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Abstract: Why American University’s “open house” event is a must for prospective students.
Topic: On Campus
Publication Date: 06/30/2017
Content:

1. Preview Day provides prospective AU students and their families with a sample of the AU experience. You can't get that from the website or promotional materials.

2. Explore AU's beautiful, thriving campus. Take a campus tour led by current AU student ambassadors-many of whom decided to come to AU when they came to Preview Day. By the way, did you know AU's campus is an arboretum? One of the landscape projects has even been recognized for its eco-friendly design.

Preview Day is a chance to see AU's campus on a typical day during the academic year.









3. It tells AU's Office of Admissions that you are interested, which could be beneficial when you apply. AU's admission evaluation process factors in the extent to which a student has demonstrated interest. A campus visit is the best indication.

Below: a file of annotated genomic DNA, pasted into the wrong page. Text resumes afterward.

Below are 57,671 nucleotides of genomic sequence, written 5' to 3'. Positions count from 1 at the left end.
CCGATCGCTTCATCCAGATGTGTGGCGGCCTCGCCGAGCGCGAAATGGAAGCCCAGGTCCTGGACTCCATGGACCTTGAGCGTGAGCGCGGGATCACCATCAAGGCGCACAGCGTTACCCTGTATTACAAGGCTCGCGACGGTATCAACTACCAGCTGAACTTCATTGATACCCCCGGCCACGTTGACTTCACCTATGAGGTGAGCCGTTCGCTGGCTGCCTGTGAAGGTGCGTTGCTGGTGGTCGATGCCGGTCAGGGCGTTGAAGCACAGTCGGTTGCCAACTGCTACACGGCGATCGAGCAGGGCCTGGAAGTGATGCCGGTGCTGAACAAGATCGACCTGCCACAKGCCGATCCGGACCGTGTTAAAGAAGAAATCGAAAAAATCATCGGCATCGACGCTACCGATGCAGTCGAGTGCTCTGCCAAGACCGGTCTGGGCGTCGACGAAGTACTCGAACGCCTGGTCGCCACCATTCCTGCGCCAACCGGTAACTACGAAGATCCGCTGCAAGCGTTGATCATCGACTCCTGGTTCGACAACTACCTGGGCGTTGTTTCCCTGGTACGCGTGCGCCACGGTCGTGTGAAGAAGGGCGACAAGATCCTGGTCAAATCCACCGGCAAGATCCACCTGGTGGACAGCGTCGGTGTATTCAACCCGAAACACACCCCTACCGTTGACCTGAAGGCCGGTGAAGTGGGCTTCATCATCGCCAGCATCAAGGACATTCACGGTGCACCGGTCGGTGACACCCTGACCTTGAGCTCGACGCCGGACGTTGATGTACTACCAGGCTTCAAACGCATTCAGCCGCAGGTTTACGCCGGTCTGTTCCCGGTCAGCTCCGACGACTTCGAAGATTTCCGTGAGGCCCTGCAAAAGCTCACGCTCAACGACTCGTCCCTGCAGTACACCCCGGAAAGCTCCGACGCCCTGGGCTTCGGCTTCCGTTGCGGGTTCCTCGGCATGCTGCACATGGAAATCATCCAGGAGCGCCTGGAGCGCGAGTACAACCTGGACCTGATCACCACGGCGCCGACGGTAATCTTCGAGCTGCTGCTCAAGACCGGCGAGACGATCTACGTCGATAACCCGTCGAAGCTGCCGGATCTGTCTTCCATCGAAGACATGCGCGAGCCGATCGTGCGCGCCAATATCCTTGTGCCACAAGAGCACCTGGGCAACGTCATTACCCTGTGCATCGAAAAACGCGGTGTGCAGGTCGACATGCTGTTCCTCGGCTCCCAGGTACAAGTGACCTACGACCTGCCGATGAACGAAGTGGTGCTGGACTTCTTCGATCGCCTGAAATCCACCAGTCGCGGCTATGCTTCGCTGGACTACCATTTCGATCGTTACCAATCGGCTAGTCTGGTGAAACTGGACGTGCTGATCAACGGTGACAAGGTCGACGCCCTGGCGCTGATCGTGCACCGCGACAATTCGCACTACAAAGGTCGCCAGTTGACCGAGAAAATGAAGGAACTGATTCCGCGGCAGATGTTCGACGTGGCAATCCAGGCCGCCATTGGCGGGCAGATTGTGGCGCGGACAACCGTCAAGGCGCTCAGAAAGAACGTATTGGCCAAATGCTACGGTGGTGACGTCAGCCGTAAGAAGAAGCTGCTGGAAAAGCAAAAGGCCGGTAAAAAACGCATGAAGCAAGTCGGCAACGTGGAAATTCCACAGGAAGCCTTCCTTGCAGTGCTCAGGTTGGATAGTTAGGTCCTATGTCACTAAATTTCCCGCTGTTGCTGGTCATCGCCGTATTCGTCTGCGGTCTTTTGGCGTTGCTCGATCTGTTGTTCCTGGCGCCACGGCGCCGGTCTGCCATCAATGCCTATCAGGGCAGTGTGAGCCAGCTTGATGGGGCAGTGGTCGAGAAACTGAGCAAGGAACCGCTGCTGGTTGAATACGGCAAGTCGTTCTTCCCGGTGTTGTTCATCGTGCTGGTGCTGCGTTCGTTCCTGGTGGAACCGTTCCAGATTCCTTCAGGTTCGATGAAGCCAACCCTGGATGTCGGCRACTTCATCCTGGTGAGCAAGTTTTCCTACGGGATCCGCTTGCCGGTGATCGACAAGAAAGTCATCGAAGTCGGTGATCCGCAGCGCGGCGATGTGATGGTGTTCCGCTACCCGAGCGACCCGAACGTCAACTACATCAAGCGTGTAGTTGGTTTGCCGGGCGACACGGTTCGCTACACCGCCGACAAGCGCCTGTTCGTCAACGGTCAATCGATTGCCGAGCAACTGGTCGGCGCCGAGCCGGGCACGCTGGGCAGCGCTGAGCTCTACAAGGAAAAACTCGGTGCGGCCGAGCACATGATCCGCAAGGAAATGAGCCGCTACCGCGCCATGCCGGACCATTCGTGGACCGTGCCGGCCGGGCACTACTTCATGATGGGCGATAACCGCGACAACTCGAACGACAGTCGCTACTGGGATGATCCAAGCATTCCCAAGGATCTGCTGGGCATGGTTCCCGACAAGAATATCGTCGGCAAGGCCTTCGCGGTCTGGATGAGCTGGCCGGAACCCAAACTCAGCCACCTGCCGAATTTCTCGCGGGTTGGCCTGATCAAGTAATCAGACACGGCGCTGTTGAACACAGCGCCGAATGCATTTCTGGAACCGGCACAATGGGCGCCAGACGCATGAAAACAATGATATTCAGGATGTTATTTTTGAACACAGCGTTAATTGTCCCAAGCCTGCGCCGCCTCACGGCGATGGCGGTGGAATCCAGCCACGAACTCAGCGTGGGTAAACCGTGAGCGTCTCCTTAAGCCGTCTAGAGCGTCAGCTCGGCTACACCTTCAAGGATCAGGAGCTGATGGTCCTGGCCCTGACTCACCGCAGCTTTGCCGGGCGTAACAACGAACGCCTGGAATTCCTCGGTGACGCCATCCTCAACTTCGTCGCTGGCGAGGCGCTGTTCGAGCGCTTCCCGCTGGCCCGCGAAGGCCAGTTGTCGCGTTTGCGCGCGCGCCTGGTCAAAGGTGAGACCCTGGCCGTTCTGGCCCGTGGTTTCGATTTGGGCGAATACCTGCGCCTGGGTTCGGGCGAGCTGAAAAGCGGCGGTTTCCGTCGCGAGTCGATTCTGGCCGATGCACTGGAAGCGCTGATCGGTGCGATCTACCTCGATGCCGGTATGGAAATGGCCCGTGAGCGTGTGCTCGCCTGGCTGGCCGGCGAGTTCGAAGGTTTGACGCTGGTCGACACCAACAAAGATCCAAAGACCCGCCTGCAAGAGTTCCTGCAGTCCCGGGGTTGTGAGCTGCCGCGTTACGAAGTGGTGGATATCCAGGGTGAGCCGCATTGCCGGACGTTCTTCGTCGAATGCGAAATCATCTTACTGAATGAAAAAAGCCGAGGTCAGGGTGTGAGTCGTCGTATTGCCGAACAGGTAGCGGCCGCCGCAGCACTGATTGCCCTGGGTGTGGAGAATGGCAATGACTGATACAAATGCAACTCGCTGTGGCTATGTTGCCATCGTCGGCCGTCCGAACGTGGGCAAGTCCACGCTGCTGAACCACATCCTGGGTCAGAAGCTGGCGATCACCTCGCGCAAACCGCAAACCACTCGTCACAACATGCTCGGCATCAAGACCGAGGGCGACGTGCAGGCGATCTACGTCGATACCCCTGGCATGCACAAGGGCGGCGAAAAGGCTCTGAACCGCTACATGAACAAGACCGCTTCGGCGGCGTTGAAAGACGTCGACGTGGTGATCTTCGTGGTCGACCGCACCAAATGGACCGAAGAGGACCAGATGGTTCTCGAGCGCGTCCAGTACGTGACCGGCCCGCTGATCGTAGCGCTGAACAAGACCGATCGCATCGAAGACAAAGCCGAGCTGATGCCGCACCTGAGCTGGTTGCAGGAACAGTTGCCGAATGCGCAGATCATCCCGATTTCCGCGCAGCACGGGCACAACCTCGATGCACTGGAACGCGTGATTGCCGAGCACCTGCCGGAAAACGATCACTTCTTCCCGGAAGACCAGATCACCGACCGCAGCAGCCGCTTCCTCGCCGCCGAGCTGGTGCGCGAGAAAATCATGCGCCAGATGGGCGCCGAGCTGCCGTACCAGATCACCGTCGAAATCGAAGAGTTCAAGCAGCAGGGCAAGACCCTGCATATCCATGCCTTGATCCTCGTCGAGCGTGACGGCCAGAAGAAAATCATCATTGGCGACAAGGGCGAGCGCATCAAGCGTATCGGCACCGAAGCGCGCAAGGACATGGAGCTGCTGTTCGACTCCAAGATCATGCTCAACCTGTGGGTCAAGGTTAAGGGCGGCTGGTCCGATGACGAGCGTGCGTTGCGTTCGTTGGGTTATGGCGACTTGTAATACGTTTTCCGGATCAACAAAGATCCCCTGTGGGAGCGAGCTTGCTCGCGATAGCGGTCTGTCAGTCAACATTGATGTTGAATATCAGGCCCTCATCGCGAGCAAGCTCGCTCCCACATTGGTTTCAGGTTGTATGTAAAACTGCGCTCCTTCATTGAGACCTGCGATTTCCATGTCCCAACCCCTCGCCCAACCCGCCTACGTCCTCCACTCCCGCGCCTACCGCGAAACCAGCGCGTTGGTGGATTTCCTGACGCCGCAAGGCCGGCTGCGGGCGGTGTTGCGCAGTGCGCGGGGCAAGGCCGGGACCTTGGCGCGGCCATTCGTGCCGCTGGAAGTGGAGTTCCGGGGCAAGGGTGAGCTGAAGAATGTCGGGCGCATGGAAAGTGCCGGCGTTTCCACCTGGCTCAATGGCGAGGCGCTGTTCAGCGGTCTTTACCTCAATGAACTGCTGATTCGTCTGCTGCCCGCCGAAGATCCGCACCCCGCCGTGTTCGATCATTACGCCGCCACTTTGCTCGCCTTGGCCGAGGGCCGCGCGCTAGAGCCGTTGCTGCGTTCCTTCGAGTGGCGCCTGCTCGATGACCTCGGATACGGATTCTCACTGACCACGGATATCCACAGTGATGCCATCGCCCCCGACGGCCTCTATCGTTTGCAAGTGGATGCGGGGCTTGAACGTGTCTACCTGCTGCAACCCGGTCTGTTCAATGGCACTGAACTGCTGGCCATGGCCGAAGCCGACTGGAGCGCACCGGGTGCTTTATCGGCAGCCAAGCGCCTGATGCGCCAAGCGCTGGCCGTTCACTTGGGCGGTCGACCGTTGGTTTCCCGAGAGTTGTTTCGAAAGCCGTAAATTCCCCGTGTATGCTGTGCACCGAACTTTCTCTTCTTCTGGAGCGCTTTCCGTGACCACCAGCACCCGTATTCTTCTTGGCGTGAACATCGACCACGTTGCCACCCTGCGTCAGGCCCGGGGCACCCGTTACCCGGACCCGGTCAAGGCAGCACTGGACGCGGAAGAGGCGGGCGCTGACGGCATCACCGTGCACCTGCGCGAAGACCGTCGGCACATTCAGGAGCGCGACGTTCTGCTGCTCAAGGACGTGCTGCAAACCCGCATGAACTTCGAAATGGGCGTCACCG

Coming to Preview Day tells AU's Office of Admissions that you are interested.










4. Learn more about AU's academic programs. During the Academic Overview sessions, students get the low-down on one of five AU schools of their choice: the College of Arts and Sciences, the Kogod School of Business, the School of Communication, the School of International Service, and the School of Public Affairs.

5. Hear directly from current AU students about what it's really like to be an AU student-without your parents. Ask any question during the "Life as an Eagle" for-students-only session.

Ask current students about their experiences at AU.










6. Get a taste of campus cuisine. At lunchtime, enjoy a boxed lunch provided by AU's Dining Services.

7. Find out if one of AU's signature first year programs would be right for you. Learn about AU's most rigorous academic programs and living-learning communities: the F rederick Douglass Distinguished Scholars, AU Honors, AU Scholars, and the Community-Based Research Scholars.